– Dave X
    Jul 28 at 20:04
12

I found that becoming root, then adding the deprecation suppression in /etc/profile was more reliable. I was already using ZSH and I was getting the warning every time I opened a new console. Terribly annoying. /etc/profile now reads as follows:


    # System-wide .profile for sh(1)
    export BASH_SILENCE_DEPRECATION_WARNING=1
    
    if [ -x /usr/libexec/path_helper ]; then
            eval `/usr/libexec/path_helper -s`
    fi
    
    if [ "${BASH-no}" != "no" ]; then
            [ -r /etc/bashrc ] && . /etc/bashrc
    fi
2
  • This is a good way to disable the warning for all users on the computer. My choice also!
    – Jay Lieske
    Jun 18 at 16:27
  • 1
    Note that on macOS 10.15 "Catalina" the /etc/profile file has permissions 444. Change the permissions to 644 as root before editing the file and change back to 444 afterwards if you want. Jun 22 at 13:28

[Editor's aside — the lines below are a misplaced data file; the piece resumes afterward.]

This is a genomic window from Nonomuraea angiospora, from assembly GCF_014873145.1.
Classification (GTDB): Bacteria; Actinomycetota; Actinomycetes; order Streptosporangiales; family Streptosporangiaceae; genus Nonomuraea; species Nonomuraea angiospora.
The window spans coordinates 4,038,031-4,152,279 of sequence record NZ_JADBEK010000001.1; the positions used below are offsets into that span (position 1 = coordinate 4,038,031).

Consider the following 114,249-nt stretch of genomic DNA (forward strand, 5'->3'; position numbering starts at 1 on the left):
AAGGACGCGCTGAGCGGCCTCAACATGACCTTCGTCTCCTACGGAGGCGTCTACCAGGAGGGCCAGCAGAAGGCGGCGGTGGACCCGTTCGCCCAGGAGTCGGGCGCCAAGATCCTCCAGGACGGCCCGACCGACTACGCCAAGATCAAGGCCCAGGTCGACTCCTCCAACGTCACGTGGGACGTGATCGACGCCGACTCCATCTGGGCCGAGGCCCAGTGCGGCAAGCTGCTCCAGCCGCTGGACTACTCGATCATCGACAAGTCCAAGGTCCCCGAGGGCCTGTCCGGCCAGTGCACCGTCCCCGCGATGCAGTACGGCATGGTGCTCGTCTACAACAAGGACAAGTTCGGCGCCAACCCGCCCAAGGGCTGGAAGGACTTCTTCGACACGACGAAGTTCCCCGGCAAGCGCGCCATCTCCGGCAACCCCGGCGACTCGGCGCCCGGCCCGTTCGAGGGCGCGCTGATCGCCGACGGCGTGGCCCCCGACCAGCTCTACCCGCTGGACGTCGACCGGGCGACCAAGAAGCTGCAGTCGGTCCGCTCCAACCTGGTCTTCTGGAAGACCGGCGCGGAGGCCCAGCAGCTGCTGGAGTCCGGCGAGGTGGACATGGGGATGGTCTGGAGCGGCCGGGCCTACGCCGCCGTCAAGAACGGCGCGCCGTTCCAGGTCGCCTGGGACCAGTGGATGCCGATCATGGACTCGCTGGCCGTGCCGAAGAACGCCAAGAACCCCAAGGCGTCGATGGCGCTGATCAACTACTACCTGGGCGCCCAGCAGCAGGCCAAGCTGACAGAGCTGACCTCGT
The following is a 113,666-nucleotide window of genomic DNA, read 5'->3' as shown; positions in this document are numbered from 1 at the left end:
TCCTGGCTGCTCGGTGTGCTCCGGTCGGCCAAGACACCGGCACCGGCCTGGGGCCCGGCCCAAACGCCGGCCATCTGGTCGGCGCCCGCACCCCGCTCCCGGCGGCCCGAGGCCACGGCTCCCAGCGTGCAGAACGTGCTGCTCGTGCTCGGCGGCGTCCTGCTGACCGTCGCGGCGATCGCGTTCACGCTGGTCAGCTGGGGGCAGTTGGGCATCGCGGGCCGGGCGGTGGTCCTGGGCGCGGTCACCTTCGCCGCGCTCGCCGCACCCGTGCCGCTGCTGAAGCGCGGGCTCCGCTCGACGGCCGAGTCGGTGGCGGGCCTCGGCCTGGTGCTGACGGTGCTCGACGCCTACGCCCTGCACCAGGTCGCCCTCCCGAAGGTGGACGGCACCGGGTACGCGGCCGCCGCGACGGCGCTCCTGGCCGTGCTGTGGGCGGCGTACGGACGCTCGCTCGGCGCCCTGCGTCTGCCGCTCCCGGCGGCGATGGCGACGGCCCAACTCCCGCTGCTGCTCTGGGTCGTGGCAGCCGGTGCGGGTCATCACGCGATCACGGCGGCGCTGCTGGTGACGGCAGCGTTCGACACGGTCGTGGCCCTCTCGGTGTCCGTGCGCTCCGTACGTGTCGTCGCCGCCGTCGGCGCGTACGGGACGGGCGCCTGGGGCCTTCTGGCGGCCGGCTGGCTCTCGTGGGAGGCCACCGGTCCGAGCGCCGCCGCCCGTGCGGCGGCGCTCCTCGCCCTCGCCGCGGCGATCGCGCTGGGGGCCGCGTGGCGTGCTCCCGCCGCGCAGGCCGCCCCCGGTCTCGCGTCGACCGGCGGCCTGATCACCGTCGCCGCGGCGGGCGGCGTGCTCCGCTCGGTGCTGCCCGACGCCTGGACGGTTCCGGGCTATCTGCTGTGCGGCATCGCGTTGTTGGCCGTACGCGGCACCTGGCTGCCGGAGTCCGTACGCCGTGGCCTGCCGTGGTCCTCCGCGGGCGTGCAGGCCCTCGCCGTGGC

5

I did a bit of digging and found the extra text (I did read the URL given in the message but missed the line for export BASH_SILENCE_DEPRECATION_WARNING=1)

The issue is that the text you see comes from Apple's version of /bin/bash

strings /bin/bash | grep default shows the text.

So to use bash I would add a newer bash from another source and use that in chsh. I would use a different bash anyway as the Apple version is over 10 years old

Looking at Apple's code for macOS 11.3 in shell.c (Apple don't seem to have released it for 11.4 yet)

Apple have added amoungst other additions

#ifdef __APPLE__
  if (interactive_shell && !act_like_sh) {